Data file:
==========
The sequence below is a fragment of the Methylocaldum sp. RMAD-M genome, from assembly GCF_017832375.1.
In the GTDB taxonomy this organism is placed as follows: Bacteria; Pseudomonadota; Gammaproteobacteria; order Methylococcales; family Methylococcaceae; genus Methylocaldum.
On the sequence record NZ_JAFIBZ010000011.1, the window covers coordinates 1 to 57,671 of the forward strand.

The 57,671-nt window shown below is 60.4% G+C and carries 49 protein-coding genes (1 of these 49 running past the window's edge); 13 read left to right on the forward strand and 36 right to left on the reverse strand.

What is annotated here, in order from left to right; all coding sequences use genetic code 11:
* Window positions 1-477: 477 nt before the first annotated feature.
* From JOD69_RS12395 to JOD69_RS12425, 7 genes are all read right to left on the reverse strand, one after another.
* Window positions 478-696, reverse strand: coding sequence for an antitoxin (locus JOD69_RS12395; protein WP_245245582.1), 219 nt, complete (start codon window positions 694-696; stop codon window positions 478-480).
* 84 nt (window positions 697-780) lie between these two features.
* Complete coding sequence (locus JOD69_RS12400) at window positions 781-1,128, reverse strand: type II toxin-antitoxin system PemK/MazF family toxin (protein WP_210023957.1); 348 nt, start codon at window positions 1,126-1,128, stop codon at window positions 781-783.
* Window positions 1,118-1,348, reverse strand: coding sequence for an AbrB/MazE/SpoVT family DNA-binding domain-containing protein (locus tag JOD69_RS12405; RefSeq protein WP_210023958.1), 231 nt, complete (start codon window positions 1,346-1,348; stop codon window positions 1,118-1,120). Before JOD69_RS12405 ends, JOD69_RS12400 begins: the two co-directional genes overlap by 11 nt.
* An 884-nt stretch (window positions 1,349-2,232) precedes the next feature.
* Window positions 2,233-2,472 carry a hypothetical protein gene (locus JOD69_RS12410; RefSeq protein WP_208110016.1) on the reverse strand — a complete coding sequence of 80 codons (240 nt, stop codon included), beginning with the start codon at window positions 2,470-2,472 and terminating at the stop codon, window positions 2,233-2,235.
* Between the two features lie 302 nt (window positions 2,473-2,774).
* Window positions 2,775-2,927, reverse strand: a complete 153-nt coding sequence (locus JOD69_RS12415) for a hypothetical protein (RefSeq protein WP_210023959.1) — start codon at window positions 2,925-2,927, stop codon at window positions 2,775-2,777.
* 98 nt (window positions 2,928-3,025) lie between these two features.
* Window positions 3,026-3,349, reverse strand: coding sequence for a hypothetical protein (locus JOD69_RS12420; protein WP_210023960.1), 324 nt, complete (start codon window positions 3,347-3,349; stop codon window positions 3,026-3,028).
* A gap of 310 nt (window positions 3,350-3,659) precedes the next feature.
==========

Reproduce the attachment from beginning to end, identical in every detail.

The sequence below is a fragment of the Methylocaldum sp. RMAD-M genome, from assembly GCF_017832375.1.
In the GTDB taxonomy this organism is placed as follows: Bacteria; Pseudomonadota; Gammaproteobacteria; order Methylococcales; family Methylococcaceae; genus Methylocaldum.
On the sequence record NZ_JAFIBZ010000011.1, the window covers coordinates 1 to 57,671 of the forward strand.

The 57,671-nt window shown below is 60.4% G+C and carries 49 protein-coding genes (1 of these 49 running past the window's edge); 13 read left to right on the forward strand and 36 right to left on the reverse strand.

What is annotated here, in order from left to right; all coding sequences use genetic code 11:
* Window positions 1-477: 477 nt before the first annotated feature.
* From JOD69_RS12395 to JOD69_RS12425, 7 genes are all read right to left on the reverse strand, one after another.
* Window positions 478-696, reverse strand: coding sequence for an antitoxin (locus JOD69_RS12395; protein WP_245245582.1), 219 nt, complete (start codon window positions 694-696; stop codon window positions 478-480).
* 84 nt (window positions 697-780) lie between these two features.
* Complete coding sequence (locus JOD69_RS12400) at window positions 781-1,128, reverse strand: type II toxin-antitoxin system PemK/MazF family toxin (protein WP_210023957.1); 348 nt, start codon at window positions 1,126-1,128, stop codon at window positions 781-783.
* Window positions 1,118-1,348, reverse strand: coding sequence for an AbrB/MazE/SpoVT family DNA-binding domain-containing protein (locus tag JOD69_RS12405; RefSeq protein WP_210023958.1), 231 nt, complete (start codon window positions 1,346-1,348; stop codon window positions 1,118-1,120). Before JOD69_RS12405 ends, JOD69_RS12400 begins: the two co-directional genes overlap by 11 nt.
* An 884-nt stretch (window positions 1,349-2,232) precedes the next feature.
* Window positions 2,233-2,472 carry a hypothetical protein gene (locus JOD69_RS12410; RefSeq protein WP_208110016.1) on the reverse strand — a complete coding sequence of 80 codons (240 nt, stop codon included), beginning with the start codon at window positions 2,470-2,472 and terminating at the stop codon, window positions 2,233-2,235.
* Between the two features lie 302 nt (window positions 2,473-2,774).
* Window positions 2,775-2,927, reverse strand: a complete 153-nt coding sequence (locus JOD69_RS12415) for a hypothetical protein (RefSeq protein WP_210023959.1) — start codon at window positions 2,925-2,927, stop codon at window positions 2,775-2,777.
* 98 nt (window positions 2,928-3,025) lie between these two features.
* Window positions 3,026-3,349, reverse strand: coding sequence for a hypothetical protein (locus JOD69_RS12420; protein WP_210023960.1), 324 nt, complete (start codon window positions 3,347-3,349; stop codon window positions 3,026-3,028).
* A gap of 310 nt (window positions 3,350-3,659) precedes the next feature.